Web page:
On a half-acre property in the suburbs of Torbay, Newfoundland, live Judith Blakeley and Helen Jones. Twenty-five years ago they moved into a newly constructed house surrounded by a gravel heap. With their goal of a beautiful lush garden and a belief in living in harmony with nature, they have converted this once barren ground into an oasis.
As a result of their efforts, Judy and Helen have enjoyed countless hours watching the many beautiful and animated creatures that share their outdoor home. This helps to satisfy their mutual appreciation for nature and for birds and wildflowers, in particular. While Judy's interest grew from noticing the myriad spring flowers and birds that she and her dog passed on their daily walks, for Helen, it was through a camera lens that her interest deepened, becoming a source of pleasure and fueling the start of her photography business.
In the early years they visited local nurseries, rescued plants from areas slated for development, and let some surprise wild plants settle in. Gravel gradually became greenery and, after a few years, neighbouring wildlife started taking advantage of the shelter, food, water, and space afforded by this newly evolving habitat.
They primarily chose plant species native to the region. These include black and white spruce, balsam fir, tamarack, birch, cherry, mountain ash, wild raisin, saskatoon, iris, meadow rue, pitcher plant, and cinnamon fern.
Their many native trees, shrubs, and herbaceous plants provide year-round food. Grouse nibble on spring birch buds, robins enjoy the bounty of autumn berries, red squirrels store fir cones, butterflies sip nectar, bees gather pollen, and hares munch the branches of crab apple trees. There are lots of places to nest and perch and to find protection from cold winter winds. If a tree is dying or dead, but is not a danger, it is left alone. These dead or dying trees, otherwise known as snags, soon develop cavities through the loss of branches or excavation by birds. These holes provide important shelter for numerous birds and other animals for roosting, hibernating, and even escaping predators. In addition to leaving these natural cavities, Judy and Helen have erected bird boxes and created brush piles and wild areas of tall plants for additional shelter. They supplement the food and water provided by nature with bird baths and feeders. Their cat Muffin is free to enjoy the garden as well, but on a leash (and still watched closely) to ensure the safety of all winged and furred neighbours.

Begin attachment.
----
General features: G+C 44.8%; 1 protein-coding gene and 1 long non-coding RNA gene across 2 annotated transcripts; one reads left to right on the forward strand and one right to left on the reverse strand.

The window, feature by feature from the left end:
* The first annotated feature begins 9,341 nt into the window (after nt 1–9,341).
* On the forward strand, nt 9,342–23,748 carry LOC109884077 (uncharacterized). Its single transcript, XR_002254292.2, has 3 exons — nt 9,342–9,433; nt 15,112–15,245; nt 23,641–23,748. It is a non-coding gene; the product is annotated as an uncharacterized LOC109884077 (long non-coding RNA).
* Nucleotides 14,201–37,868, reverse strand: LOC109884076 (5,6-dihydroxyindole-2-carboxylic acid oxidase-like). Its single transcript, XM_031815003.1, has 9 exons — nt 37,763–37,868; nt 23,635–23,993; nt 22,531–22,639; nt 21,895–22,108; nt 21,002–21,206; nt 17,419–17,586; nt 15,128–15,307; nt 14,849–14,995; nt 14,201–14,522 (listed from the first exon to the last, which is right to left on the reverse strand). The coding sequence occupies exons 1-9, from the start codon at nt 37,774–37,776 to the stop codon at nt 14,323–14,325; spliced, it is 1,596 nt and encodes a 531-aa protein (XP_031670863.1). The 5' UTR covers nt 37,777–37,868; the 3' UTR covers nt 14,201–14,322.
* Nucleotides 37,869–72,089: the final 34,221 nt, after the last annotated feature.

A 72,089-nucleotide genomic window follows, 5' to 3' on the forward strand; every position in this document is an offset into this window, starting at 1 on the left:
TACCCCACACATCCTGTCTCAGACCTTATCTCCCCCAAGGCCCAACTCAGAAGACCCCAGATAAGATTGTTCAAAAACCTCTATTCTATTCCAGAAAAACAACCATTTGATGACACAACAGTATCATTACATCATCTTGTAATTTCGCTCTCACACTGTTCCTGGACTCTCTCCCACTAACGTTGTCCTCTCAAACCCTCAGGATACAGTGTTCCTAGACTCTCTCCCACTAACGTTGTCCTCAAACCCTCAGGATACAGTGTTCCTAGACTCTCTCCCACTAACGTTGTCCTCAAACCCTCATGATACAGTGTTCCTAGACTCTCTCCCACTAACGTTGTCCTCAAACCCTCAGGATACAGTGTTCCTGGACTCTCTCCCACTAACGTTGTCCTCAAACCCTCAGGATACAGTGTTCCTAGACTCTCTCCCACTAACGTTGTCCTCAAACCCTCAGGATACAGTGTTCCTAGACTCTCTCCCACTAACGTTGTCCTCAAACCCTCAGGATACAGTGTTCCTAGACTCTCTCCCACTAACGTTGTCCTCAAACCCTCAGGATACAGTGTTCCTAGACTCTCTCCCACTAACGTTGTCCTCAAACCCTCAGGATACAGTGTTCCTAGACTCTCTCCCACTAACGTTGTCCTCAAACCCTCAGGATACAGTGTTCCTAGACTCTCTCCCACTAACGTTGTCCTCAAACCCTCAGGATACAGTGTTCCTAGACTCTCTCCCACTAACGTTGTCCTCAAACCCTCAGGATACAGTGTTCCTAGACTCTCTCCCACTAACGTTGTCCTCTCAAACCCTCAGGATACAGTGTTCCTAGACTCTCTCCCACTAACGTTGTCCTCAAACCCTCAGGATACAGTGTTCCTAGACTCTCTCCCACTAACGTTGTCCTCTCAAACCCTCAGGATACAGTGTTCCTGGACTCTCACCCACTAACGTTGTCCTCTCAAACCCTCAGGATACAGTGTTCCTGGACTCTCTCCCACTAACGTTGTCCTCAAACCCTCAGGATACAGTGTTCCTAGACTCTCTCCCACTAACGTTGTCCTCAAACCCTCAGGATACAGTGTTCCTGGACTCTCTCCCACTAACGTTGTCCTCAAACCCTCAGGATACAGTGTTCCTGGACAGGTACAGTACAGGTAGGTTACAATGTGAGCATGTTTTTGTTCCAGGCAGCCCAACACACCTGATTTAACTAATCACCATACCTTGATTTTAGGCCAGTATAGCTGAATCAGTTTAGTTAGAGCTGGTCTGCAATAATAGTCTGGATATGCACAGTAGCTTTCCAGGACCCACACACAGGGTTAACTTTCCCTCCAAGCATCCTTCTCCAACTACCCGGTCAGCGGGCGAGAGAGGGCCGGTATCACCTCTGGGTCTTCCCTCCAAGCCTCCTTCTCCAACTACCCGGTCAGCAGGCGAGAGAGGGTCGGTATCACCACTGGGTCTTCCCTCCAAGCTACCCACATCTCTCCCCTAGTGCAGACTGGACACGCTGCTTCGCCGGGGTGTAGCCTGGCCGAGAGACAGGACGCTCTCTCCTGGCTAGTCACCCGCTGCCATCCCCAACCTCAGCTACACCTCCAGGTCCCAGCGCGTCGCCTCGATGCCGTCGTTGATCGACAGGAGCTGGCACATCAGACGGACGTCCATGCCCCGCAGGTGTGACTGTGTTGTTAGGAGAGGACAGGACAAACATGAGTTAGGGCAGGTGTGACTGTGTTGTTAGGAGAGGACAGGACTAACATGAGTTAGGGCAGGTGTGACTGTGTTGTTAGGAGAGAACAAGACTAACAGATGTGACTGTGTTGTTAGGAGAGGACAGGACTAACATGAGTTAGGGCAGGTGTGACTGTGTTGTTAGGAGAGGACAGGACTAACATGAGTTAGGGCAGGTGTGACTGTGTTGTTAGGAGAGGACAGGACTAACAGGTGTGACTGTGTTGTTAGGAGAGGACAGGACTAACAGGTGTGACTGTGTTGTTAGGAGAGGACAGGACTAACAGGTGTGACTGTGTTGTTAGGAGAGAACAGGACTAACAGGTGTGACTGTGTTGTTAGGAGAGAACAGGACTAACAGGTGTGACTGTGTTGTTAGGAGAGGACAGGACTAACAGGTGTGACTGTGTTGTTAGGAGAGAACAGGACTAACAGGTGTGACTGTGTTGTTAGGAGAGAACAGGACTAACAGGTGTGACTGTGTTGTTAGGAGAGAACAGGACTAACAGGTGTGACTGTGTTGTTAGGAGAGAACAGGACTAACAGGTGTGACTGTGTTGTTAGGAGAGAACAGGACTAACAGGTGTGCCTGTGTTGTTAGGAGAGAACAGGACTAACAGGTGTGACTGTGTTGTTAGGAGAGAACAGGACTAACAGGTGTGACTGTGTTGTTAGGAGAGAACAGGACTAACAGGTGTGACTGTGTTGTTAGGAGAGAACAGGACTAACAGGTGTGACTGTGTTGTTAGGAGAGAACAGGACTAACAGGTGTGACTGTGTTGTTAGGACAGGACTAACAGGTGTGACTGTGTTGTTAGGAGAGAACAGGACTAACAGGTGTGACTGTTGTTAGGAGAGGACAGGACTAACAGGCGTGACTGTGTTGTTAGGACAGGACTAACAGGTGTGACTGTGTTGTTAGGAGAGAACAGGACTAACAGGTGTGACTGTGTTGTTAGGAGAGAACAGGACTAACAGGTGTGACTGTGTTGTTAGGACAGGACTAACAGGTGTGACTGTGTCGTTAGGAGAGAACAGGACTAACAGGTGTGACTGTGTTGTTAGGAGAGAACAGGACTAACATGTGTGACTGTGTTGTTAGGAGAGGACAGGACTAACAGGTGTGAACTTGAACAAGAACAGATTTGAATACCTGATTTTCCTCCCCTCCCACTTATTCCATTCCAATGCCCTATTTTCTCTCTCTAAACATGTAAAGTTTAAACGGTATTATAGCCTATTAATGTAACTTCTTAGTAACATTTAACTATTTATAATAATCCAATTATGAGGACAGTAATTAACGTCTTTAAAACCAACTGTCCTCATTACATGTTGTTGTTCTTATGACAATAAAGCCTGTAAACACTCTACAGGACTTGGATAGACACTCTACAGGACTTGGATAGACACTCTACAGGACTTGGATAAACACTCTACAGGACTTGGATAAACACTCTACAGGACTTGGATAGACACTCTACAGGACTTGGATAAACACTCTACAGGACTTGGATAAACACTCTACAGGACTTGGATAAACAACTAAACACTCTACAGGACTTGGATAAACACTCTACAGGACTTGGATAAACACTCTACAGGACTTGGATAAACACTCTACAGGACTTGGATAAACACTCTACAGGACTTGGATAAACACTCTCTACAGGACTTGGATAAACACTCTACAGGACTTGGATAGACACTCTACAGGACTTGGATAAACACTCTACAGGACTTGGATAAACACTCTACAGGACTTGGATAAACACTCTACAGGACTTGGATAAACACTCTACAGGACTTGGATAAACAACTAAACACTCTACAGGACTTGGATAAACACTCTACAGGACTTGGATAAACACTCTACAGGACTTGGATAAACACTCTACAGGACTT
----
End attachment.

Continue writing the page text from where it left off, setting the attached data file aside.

The many regular winged visitors and residents include nuthatches, grosbeaks, woodpeckers, siskins, warblers, and even a boreal owl! Pollinating and other beneficial insects thrive in the garden, as do mammals. Judy and Helen enjoy visits from voles, shrews, red squirrels, snowshoe hares, and — back when the area was less developed — moose! Thanks in part to the stream at the foot of their property and the surrounding woods, Judy and Helen are also visited by weasels and minks. Despite this mix of wild neighbours, Helen and Judy find the damage minimal and rewards plentiful — even their vegetable patch is safe from unwanted raiding.
Of course, creating habitat was one thing; maintaining it is another. Helen and Judy's commitment to a healthy environment prompted them to garden the organic way — no pesticides, plenty of home-made compost, mulch, grass clippings left on the lawn (with the help of a mulching lawn mower), and no lawn watering (thanks, in part, to living in a boggy area). Pests are dealt with using a common-sense approach. The sawfly larvae that feed on the pine and tamarack trees are partly picked off by the birds that the trees attract and partly by spraying the trees with soap and water. Bindweed, an invasive plant that can strangle other plants, is hand-picked once noticed. Blackberries also keep bindweed under control, as Helen learned after she had pulled them out and a rise in bindweed ensued.
Judy and Helen are proud that they created a place where wildlife can safely reside year-round. As more and more wild spaces get developed and the barren green of lawns spreads across their region of Newfoundland and Labrador, such places are especially important.
The Canadian Wildlife Federation, through its Backyard Habitat Certification Program, acknowledges the efforts of Canadians who garden with wildlife in mind. This is just one of our many certified gardens. Click here if you are interested in certifying your property.